Rare Pygmy Possums Have Been Rediscovered After Fears The Species Went Extinct During The Australian Bushfires

When the 2019 bushfires engulfed almost half of Kangaroo Island in Australia, many people feared that it wiped out all the rare pygmy possums living there. This species of small marsupials has been declared as critically endangered. These tiny possums are endemic to Australia with one species also found in Papua New Guinea and Indonesia. Before the destructive bushfires, which started in June 2019, occurred, Kangaroo Island had 113 formal records of the species.

As of May 2020, all the fires across Australia have been completely extinguished. However, approximately 18 million hectares of land has suffered damage. Furthermore, the bushfires destroyed almost 10,000 buildings and almost 500 people lost their lives. However, it was the wildlife which suffered the most with nearly 3 billion animals killed or displaced during the devastating bushfires. Some endangered species, such as pygmy possums, were also believed to have been wiped out by the fires. Months after the fire, ecologists continuously scoured the area hoping to find any survivor of the species. And, on October 9th, 2020, they rediscovered the pygmy possum species.

 

Ecologists See The Rare Pygmy Possums For The First Time Since The Bushfires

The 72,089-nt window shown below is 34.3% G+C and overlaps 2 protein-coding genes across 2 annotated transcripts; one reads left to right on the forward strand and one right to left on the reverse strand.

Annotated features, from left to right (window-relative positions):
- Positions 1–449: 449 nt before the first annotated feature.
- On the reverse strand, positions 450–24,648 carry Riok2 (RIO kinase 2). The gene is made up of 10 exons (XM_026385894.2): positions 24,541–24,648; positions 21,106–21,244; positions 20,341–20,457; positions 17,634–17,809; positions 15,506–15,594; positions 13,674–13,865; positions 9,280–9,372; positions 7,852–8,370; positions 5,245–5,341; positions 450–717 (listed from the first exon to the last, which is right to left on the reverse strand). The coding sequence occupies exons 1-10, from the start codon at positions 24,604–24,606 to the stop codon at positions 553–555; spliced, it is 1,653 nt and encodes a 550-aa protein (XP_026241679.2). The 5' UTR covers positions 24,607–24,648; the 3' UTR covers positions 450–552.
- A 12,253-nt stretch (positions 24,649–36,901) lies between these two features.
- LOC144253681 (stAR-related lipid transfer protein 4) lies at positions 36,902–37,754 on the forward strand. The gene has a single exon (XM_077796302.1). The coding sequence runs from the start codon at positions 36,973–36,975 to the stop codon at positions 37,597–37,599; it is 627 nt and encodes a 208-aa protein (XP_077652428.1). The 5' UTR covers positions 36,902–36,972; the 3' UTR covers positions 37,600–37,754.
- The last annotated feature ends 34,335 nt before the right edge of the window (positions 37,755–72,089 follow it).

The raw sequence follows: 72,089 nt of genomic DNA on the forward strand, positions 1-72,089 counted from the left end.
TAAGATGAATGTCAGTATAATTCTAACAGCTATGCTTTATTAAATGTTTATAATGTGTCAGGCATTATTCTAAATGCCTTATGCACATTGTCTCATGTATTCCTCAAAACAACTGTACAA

It was the first rediscovery of the endangered species since the devastating bushfires. Kangaroo Island Land for Wildlife decided to share the good news on Facebook. Now, everyone is so happy to hear that the species isn’t lost forever. On their Facebook post, you can even see photos of the cute little marsupials being weighed and measured. Pygmy possums typically weigh less than 10 grams and measure around 10 cm including the tail. They are the smallest possums in the world. These are tree-dwelling creatures and mostly feed on nectar.

 

 

 

 

“[We’ll] do everything we can to protect them to ensure that they hang around during this pretty critical time,” fauna ecologist Pat Hodgens said. “It’s very important now because it is kind of like the last refuge for a lot of these species that really rely on very old long, unburned vegetation.”

 

 

 

 

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Source: Kangaroo Island Land for Wildlife